In addition, Chinese industry has always been heavy on manpower and light on energy. The Western Industrial Revolution was a rapacious consumer of energy and, consequently, of natural resources and that is what has led us to the present situation of Global Warming and peak oil. By contrast, the Chinese ‘industrious’ system concentrated on employing as many people as possible. Of course, the Western system has led to many valuable innovations, but Arrighi points out that such innovations would have been impossible in a country the size of China anyway. One example will suffice: Britain tripled its consumption of cotton by the invention of the Spinning Jenny: had China invented it there would not have been sufficient money in the world to pay for an equivalent increase in production.

Under Mao further huge strides were made. Education and healthcare, employment and social security, the empowerment of workers – these were all massive achievements generally scorned by the West. But Mao did not lose sight of Chinese history, and Maoism is a form of Marxist-Lenininism that takes into account several thousand years of Chinese thought. In particular, Mao was influenced by the practices and writings of Chen Hongmou, an eighteenth century civil servant. Mao’s concept of the ‘mass line’ meant that the Chinese Communist Party always saw itself as both a ‘vanguard party’ leading the masses, and a party that needed to learn from the masses. The Maoist revolution, unlike the Bolshevik one, was based on the rural population, and Maoism made food a priority. Between 1952 and 1978, for example, the communes had more than doubled China’s irrigated land. Even The World Bank could write (in 1981) that China’s poor were ‘far better off in terms of their basic needs than their counterparts in other poor countries. They all have work, their food supply is guaranteed through a mixture of state rationing and collective self-insurance, most of their children are not only in school but comparatively well-taught, and the great majority have access to basic health care and family planning services… Life expectancy… is outstandingly high…’  In 1981, Irish people did not have full employment, access to basic healthcare and family planning services. In addition, Ireland and much of the western world was in the grip of one of those crises of accumulation that are typical of the western capitalist cycle, and Ireland for one had 17% mortgage rates, 20% unemployment and mass emigration, not to mention a corrupt government led by the famously corrupt Charlie Haughey who urged us to ‘tighten our belts’ while he flew to Paris to buy handmade shirts in the Charvet shop.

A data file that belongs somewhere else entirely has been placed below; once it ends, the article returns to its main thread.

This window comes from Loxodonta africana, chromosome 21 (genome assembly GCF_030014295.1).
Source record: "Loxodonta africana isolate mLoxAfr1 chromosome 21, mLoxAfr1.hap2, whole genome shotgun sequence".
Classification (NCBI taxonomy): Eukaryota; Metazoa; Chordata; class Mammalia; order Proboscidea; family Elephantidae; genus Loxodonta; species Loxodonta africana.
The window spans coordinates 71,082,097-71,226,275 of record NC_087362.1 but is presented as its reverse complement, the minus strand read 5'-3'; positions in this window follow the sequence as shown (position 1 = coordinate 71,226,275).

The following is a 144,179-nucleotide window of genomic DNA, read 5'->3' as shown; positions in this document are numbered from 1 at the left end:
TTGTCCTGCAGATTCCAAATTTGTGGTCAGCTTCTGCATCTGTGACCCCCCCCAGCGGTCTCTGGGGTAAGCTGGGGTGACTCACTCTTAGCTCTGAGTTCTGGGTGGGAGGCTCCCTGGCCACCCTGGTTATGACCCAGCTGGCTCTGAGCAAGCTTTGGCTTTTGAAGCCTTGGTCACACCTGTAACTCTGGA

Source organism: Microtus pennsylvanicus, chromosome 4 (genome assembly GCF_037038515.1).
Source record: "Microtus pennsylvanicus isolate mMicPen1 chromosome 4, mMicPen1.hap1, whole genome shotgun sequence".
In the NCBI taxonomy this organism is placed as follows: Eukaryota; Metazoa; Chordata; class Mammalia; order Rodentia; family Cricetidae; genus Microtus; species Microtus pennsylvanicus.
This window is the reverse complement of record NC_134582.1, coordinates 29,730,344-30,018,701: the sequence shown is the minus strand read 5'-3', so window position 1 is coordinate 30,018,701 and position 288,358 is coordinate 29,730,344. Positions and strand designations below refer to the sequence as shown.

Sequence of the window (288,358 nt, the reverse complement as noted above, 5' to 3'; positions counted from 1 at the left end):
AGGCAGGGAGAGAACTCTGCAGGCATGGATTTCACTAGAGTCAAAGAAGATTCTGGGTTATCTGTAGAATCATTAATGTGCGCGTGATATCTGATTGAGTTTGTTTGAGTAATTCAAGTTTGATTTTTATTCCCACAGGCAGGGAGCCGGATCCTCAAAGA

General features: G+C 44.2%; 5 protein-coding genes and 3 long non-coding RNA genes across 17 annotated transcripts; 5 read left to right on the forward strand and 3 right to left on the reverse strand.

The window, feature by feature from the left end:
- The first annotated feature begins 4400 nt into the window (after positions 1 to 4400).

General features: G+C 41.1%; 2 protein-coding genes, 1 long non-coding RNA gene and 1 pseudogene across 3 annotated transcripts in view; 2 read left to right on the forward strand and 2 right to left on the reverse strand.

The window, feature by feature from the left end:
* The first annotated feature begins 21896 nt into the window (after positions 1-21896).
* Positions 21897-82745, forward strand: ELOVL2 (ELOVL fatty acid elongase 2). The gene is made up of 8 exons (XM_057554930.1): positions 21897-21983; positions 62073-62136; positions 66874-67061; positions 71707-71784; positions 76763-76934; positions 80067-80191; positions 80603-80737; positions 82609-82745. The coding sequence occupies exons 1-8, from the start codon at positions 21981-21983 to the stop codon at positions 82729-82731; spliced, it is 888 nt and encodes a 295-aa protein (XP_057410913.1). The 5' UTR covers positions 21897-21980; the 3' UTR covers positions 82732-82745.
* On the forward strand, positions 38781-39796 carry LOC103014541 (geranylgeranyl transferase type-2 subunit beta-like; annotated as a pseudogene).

The reforms of Deng built on Maoist principles and led to a further increase in life-expectancy, literacy and food production, and ultimately to the most recent reforms and China’s boom.

These latter developments coincided with the eclipse of the world’s last Capitalist state – the USA. By 1981, the USA had already been humiliated in Vietnam. The Vietnam War showed that the continued wealth-generation of the USA was not sufficient to establish global hegemony. Arrighi analyses this decline at considerable length and the arguments are much too complex to go into here. Suffice it to say that the Iraq War – intended to re-establish USA power in the 21st century – has backfired badly and completed the destruction of USA hegemony, and China now owns most of the USA’s foreign debt and consequently is in a powerful position to dictate terms to its debtor.

So where is China going? Arrighi is frank about the possibilities. It is possible that the Chinese Communist Party is succumbing to the lure of rapacious capitalism. Arrighi thinks it unlikely, however, given the long history of Chinese thought with both Confucian ‘harmony’ and revolutionary principles in the background of how Chinese people think. Nevertheless, it is impossible at this point to predict how the latest reforms will go. Even now, however, the administration is responding to social unrest in the countryside by a re-alignment of policies.

It is also possible to say that the days when the International Monetary Fund and the World Bank could dictate terms to the South are numbered if not actually over. The Friedmanite shock therapy reforms forced on hapless Third World countries by those institutions which led to fascism and dictatorship all over the South have also backfired. ‘When Argentina needed loans so that it could say goodbye to the International Monetary Fund, Venezuela committed $2.4 billion. Venezuela bought $300 million in bonds from Ecuador.’ Not only Chavez in Venezuela, but the growing Asian states, including the vast Indian and Chinese economies, are redirecting their surpluses away from the West.